We are glad that Mr. Peters has published this interesting case separately from the rest of his reports. It is in many respects one of the most important cases which has ever been brought before the Supreme Court. The parties were a nation, not a member of the Union, on one side, and one of the great States of our confederacy on the other. The question presented to the court was, whether it could interfere to protect the persons, property, and even the national existence of the plaintiffs, against the acts of the defendants which threatened them with destruction. A deep feeling in favor of the Cherokees had been exhibited throughout the greater part of the country; and the conviction was general, that the character of our own nation was seriously implicated, if not in the decision of the case before the court, yet in the result of the controversy between these Indians and Georgia.
Mr. Peters, justly estimating the strong desire which would be generally felt for a full account of this case, has given the arguments of the counsel and other subsidiary matter, at unusual length. The following are the contents of the volume.
'The Bill filed on behalf of The Cherokee Nation v. The State of Georgia; The Supplemental Bill; Argument of Mr. Sergeant; Argument of Mr. Wirt; The Opinion of the Court, delivered by
Chief Justice Marshall; The Opinion of Mr. Justice Johnson; The Opinion of Mr. Justice Baldwin; The Dissenting Opinion of Mr. Justice Thompson, concurred in by Mr. Justice Story; Appendix, No. I. Containing the Opinion of Chancellor Kent; Appendix, No. II. Containing the Treaties between the United States of America and the Cherokee Nation; Appendix, No. III. Containing the Act of Congress passed 1802, entitled, " An Act regulating Intercourse with the Indian Tribes, &c.;" Appendix, No. IV. Containing the Acts passed by the Legislature of Georgia, relative to the country occupied by the Cherokee Indians, within the boundaries of the State of Georgia.'
We shall give only a very succinct outline of the case.
The action was a bill in chancery, brought by the Cherokee nation of Indians against the State of Georgia, praying for an injunction to restrain that State, and its governor, attorney-general, judges, sheriffs, &c., and all other officers, from executing and enforcing the laws of Georgia, or serving process in the Cherokee territory.
The bill set forth that the Cherokees were a foreign state, sovereign and independent from time immemorial; that they have occupied the soil on which they now reside from time immemorial. It then sets out the charter of Georgia; shows that the title of the English by first discovery could not affect the rights of the Cherokees; refers to the treaties of the Cherokees with the English and with the United States; and argues from the general character, as well as of from particular parts cited, of the treaties with the United States, that they have always been recognised by Great Britain and the United States as a sovereign and independent state. The bill proceeds to state that treaties under the constitution are a part of the supreme law of the land, refers to the passage of the constitution which prohibits any state from passing any law impairing the obligation of contracts, declares that treaties are contracts; and refers to the constitution as giving Congress an exclusive power to regulate commerce with the Indian tribes, and to the laws for regulating intercourse with the Indians. The bill complains that the State of Georgia, in violation of the treaties, and of the constitution, and of the law of 1802, had passed certain acts, copies of which were exhibited with the bill, to make their territory a part of the State of Georgia, and to extend the jurisdiction of the State over it. The severe provisions of some of these laws are recited. The complainants aver that the laws of Georgia are void as repugnant to the constitution, treaties, and laws of the United States. The bill then gives a sketch of the history of the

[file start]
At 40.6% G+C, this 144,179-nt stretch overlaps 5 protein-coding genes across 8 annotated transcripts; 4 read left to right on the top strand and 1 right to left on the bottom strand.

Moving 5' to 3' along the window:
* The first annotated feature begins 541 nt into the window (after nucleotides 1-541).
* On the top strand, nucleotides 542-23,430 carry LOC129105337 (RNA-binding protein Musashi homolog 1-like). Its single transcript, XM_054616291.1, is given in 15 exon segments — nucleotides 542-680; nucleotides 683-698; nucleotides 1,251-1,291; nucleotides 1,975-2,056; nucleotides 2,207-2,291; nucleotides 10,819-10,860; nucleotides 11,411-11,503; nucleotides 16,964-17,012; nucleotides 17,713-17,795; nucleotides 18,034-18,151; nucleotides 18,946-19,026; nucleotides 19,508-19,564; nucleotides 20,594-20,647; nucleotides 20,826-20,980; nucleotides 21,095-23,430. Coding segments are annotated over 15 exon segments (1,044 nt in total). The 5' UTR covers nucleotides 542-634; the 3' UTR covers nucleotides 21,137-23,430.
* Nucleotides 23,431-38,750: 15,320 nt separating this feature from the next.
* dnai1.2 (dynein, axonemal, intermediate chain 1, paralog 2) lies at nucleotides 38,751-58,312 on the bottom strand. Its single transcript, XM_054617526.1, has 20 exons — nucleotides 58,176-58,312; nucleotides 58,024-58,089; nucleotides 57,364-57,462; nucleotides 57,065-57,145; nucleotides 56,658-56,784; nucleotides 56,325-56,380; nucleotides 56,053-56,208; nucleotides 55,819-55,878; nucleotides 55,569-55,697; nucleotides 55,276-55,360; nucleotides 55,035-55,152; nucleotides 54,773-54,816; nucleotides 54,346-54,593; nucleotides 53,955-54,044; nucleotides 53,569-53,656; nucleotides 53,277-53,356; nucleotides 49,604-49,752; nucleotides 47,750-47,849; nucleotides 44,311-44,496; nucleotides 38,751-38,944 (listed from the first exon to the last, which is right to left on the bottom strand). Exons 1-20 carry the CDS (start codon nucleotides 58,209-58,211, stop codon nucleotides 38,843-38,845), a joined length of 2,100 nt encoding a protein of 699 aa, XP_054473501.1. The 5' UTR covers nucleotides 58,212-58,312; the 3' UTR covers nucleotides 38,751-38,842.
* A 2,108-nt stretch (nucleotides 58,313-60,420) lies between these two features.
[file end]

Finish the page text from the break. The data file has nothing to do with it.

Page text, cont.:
compact made between the United States and Georgia in 1802, and of the ineffectual attempts which had been made to purchase the Cherokee territory, and complains that Georgia intends to drive the Cherokees from their lands by the moral force of her laws, and that the president had refused to protect them. The law which provided for an exchange of lands west of the Mississippi for Indian lands on this side of the river is next referred to, and the bill specifies the reasons (and they seem to us conclusive ones) why the Cherokees are unwilling to exchange their lands. After this the bill states at length some of the aggressions on the persons and property of the Cherokees which have been committed under the laws of Georgia, and alleges that the complainants are irremediable at common law; that by the constitution original jurisdiction is conferred upon the supreme court in controversies between a state and a foreign state; that treaties are the supreme law of the land, &c. The bill concludes by praying that the State of Georgia, her governor, attorney-general, &c., may be enjoined and prohibited from executing the laws of that State within the boundary of the Cherokee territory, or interfering in any manner with the rights of self-government possessed by the Cherokee nation; that the two laws of Georgia, of 1828 and 1829 may be decreed to be unconstitutional and void, and that the State, and all her officers, agents, and servants, may be forever enjoined from interfering with the lands, mines, and other property, real and personal, of the Cherokee nation, or with the persons of the Cherokee people, on account of any thing done in the Cherokee territory; and that the claims of Georgia to the possession, government, or control of the lands, mines, and other property of the Cherokee nation, may be declared to be unfounded and void.
A supplemental bill set forth several new laws of Georgia, passed in December, 1830, and several fresh outrages committed under the authority of the state.
Notice was given to the State of Georgia that a motion for an injunction against the state would be made before the Supreme Court of the United States, on March 5, 1831, on the grounds stated in the bill.
The State of Georgia did not appear, and Mr. Wirt and Mr. Sergeant argued in favor of the motion for an injunction. The report of Mr. Sergeant's speech in the volume before us is a mere outline, that of Mr. Wirt is given more fully, and exhibits a complete mastery of the case, extensive research, logical reasoning, and earnest eloquence. We shall not attempt even an analysis of these able arguments. The points, however, which were made in the case, may be very briefly stated.